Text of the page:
600 Capitol Way North, Olympia, WA 98501-1091
February 07, 2002
Contact: Madonna Luers, 509-456-4073
Sullivan Lake bighorn sheep winter feeding stopped for season due to cougars
The Washington Department of Fish and Wildlife (WDFW) stopped feeding bighorn sheep at the Sullivan Lake winter feeding station in Pend Oreille County this week because cougars persisting there pose a potential public safety problem.
This is the second consecutive year that sheep feeding at the popular viewing site near Noisy Creek campground on the Sullivan Lake Ranger District of the Colville National Forest has been curtailed due to cougars.
Normally WDFW supplies feed through the month of February. But when few or no sheep were coming into the feed station the past week, and when tracks of at least two cougars were found in, under, and around a feeding shed last weekend, WDFW officials decided to discontinue the program for the season.
Earlier this winter a bighorn lamb was found killed by a cougar near the feeding station. Feeding was stopped, the area closed, and, because of the site's proximity to a public campground and concern about conditioning the cat to preying on fed animals, the cougar was tracked with hounds and removed. Feeding resumed and up to 18 sheep were seen at the site last month.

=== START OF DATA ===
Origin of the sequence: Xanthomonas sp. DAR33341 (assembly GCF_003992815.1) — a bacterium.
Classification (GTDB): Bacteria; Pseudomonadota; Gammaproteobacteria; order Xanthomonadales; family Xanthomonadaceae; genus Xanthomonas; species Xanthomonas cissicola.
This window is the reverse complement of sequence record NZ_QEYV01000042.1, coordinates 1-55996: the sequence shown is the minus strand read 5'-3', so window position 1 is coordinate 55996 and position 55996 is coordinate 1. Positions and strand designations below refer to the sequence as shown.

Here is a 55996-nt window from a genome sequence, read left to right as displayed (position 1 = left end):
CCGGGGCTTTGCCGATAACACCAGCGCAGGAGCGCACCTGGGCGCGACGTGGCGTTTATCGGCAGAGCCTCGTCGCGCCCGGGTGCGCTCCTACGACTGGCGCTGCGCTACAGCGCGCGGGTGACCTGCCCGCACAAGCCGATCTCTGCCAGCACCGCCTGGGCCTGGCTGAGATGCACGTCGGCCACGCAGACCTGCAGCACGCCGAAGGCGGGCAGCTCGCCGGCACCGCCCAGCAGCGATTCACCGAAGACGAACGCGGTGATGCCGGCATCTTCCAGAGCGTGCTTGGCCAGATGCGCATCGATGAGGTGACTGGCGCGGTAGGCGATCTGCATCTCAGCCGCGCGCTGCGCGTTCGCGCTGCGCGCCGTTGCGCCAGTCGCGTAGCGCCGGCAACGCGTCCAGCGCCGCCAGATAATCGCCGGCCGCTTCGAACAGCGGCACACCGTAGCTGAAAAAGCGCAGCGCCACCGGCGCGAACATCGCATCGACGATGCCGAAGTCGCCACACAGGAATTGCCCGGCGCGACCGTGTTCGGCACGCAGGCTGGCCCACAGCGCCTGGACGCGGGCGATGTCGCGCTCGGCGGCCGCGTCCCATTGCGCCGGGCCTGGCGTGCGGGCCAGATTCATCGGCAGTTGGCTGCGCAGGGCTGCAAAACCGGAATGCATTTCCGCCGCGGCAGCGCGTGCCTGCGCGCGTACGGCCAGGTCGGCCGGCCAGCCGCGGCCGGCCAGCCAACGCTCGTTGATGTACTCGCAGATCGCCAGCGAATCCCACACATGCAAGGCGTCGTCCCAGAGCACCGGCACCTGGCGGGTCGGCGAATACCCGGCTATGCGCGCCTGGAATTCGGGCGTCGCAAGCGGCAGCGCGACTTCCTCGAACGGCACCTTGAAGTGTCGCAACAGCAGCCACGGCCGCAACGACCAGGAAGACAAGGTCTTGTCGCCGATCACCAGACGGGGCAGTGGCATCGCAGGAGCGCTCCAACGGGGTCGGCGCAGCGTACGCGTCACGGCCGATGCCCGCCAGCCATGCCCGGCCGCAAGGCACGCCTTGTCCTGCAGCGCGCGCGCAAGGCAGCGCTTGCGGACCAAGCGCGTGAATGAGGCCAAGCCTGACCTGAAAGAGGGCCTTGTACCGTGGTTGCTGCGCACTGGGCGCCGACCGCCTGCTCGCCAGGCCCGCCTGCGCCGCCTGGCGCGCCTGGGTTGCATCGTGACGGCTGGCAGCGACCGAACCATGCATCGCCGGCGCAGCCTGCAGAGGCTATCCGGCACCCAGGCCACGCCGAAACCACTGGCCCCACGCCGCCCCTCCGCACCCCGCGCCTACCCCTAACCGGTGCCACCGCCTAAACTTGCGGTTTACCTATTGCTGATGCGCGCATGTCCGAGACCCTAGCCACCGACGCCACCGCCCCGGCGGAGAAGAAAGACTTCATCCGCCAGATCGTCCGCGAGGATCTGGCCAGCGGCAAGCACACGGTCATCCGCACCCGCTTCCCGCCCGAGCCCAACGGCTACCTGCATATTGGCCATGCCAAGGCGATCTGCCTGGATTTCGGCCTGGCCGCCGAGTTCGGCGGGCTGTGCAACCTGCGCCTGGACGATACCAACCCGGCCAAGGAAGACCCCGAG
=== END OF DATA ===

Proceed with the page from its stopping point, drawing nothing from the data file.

Last year feeding stopped at the end of January when a cougar persisted at the site.
"This is first a public safety issue," explained WDFW's northeast district wildlife biologist Steve Zender, "but we're also concerned about the sheep and about conditioning cats to preying on fed animals, including domestic livestock."
The feeding station is visited each winter by hundreds of people seeking a relatively close-up view of wild bighorn sheep. The feeding began shortly after a 1972 transplant of 18 sheep from Canada in an effort to re-establish the species there and in other areas of the state. The sheep have never needed the supplemental feed, but it kept them available for easy trapping and transplant to other parts of their native range. Between 1977 and 1995, about 60 sheep were transplanted to the Blue Mountains of southeast Washington. By 1995, 22 sheep were also moved to a Washington State University facility in Pullman for study of their susceptibility to domestic livestock diseases.
The winter feeding has continued since then for viewing enjoyment. Zender said that at this point bighorn sheep viewing opportunities are very poor, with or without the feed provided, because of the cougar presence.